Representatives of service stations warned about such a threat at a meeting with officials from the Ministry of Industry and Trade, Autonews reports.
The technical regulations of the Customs Union are going to be amended to prohibit the use of used parts when repairing cars in Russia. The initiators of the introduction of such a ban believe that it will make the spare parts market safer and more transparent. In order for the proposed changes in legislation to take effect, the consent of all EAEU member states is required: Russia, Armenia, Belarus, Kazakhstan and Kyrgyzstan.
A round table was held in the Public Chamber of the Russian Federation, at which the owners of car services and workshops expressed their alarm that the total cost of domestic car owners for car repairs could grow 7-10 times, from five billion rubles, which are spent annually, to 35 billion... This will force to close or start working illegally about five thousand "auto dismantling" in the country.
According to the representative of the Union of Car Services, the general director of the company "Hydraulics" Yuri Valko, the changes in the law will primarily affect the owners of used cars, since the use of used spare parts makes repairs two to 10 times cheaper.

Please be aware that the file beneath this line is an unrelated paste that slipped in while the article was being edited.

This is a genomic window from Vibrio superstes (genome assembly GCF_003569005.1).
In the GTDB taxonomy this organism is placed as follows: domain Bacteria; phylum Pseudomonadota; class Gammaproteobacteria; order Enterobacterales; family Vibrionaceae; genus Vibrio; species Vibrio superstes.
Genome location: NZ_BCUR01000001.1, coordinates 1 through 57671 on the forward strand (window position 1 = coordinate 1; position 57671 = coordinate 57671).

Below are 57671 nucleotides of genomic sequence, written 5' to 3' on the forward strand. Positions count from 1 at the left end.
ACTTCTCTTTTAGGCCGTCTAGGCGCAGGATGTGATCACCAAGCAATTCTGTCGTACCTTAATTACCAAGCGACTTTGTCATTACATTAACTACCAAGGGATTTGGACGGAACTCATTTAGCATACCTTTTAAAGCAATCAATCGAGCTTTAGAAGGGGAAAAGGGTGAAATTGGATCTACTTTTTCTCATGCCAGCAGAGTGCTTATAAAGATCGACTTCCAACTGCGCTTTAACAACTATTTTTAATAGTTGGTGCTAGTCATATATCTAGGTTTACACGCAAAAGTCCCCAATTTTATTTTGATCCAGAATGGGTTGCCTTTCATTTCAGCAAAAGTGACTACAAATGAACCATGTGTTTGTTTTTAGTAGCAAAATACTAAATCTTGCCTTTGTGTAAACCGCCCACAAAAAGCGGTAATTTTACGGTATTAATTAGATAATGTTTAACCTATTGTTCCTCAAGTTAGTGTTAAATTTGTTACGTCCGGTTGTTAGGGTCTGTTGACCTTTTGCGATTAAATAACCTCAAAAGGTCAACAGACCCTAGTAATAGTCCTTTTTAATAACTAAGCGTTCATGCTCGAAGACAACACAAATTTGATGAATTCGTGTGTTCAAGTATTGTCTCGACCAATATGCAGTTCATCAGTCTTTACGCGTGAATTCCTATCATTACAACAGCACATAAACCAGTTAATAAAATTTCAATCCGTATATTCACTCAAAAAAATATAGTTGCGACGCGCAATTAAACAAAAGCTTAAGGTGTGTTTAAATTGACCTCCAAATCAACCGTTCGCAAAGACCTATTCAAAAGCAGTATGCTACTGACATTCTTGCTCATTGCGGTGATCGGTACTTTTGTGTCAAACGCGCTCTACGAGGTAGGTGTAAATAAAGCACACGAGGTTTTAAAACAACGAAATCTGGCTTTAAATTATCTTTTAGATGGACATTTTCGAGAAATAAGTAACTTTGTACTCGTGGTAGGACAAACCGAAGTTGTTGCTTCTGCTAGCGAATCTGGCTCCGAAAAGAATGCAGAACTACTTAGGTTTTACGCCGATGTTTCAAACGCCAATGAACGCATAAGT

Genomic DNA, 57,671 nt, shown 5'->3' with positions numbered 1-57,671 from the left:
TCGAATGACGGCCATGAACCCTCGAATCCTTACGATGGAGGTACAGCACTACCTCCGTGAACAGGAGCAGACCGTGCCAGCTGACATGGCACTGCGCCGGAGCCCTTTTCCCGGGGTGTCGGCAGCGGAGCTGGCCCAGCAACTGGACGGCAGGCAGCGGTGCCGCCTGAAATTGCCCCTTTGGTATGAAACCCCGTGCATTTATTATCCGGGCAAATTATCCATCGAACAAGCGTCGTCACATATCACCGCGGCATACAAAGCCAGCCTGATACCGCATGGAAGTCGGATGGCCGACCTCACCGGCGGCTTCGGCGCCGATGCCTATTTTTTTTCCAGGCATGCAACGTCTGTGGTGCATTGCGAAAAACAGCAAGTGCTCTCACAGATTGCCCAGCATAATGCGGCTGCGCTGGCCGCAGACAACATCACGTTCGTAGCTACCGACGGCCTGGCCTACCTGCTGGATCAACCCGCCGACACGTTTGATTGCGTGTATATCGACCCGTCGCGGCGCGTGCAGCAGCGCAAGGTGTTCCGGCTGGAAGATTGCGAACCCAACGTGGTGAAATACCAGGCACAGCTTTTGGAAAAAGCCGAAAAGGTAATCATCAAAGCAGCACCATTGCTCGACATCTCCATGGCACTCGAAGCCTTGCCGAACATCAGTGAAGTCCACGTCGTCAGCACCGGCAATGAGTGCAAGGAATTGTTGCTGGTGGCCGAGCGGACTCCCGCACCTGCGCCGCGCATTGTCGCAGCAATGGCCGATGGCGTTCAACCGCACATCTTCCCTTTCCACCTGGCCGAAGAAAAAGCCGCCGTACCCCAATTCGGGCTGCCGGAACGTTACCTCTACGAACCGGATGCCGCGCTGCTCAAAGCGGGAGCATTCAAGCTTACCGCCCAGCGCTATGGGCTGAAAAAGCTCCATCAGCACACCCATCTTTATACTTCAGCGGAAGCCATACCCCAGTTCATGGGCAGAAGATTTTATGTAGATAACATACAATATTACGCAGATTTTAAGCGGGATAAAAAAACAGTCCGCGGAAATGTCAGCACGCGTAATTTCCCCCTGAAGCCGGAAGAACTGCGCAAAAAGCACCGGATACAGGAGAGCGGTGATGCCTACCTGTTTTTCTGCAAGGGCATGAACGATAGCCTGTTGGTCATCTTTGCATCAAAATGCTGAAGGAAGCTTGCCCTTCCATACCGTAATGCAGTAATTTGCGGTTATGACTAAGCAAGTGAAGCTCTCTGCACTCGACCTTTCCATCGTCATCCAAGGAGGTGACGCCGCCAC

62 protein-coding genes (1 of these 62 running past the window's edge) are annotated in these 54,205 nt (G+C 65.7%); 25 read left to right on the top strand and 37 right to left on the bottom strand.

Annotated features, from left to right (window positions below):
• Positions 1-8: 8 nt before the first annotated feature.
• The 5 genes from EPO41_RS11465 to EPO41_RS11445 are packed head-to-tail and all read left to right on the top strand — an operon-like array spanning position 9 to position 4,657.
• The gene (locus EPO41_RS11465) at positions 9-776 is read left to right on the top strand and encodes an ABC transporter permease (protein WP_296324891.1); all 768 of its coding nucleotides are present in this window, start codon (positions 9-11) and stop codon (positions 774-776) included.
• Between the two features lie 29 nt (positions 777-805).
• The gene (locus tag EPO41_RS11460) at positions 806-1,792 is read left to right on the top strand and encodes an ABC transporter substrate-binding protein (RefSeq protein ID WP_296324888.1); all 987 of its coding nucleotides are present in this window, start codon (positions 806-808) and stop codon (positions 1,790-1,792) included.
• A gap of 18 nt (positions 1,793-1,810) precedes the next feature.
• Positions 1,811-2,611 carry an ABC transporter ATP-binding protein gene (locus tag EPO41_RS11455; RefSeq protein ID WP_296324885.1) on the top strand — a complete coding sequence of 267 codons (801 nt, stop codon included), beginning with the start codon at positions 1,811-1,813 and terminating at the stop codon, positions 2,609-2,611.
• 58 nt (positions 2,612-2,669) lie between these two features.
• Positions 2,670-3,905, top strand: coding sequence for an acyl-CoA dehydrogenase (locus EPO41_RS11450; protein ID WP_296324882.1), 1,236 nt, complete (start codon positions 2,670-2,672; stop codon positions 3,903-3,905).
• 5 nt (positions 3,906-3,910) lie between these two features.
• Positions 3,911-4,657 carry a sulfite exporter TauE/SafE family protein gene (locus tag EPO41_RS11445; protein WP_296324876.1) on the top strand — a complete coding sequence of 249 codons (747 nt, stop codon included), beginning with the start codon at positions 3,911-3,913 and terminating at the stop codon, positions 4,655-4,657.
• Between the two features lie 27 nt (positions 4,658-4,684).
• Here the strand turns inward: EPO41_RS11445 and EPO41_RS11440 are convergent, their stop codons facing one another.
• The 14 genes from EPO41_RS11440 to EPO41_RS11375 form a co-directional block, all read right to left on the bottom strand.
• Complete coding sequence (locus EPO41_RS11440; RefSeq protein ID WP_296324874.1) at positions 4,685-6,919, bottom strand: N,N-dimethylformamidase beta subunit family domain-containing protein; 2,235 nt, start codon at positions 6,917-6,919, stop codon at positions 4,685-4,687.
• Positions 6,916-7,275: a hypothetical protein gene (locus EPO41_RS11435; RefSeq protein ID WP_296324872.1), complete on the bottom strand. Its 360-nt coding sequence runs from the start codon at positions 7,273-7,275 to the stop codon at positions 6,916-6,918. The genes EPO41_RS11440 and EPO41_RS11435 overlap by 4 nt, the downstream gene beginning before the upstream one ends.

The document provides for a ban on the reuse of airbags in the steering wheel, steering wheel, sensors, electronic control units, seat belts, seats with belt anchorages or airbags, brake systems, immobilizers, particulate filters and catalytic converters, gas equipment and exhaust silencers.
Representatives of the Ministry of Industry and Trade assured entrepreneurs that the amendments would not hit car owners, since the developed changes in the Technical Regulations apply only to car manufacturers, and those, as explained later in the National Automobile Union (NAS), who are engaged in alterations of vehicles or produce piece copies assembled from used details. But at the same time, the NAS warns that the new bill is drawn up in such a way that its provisions allegedly concern all service stations.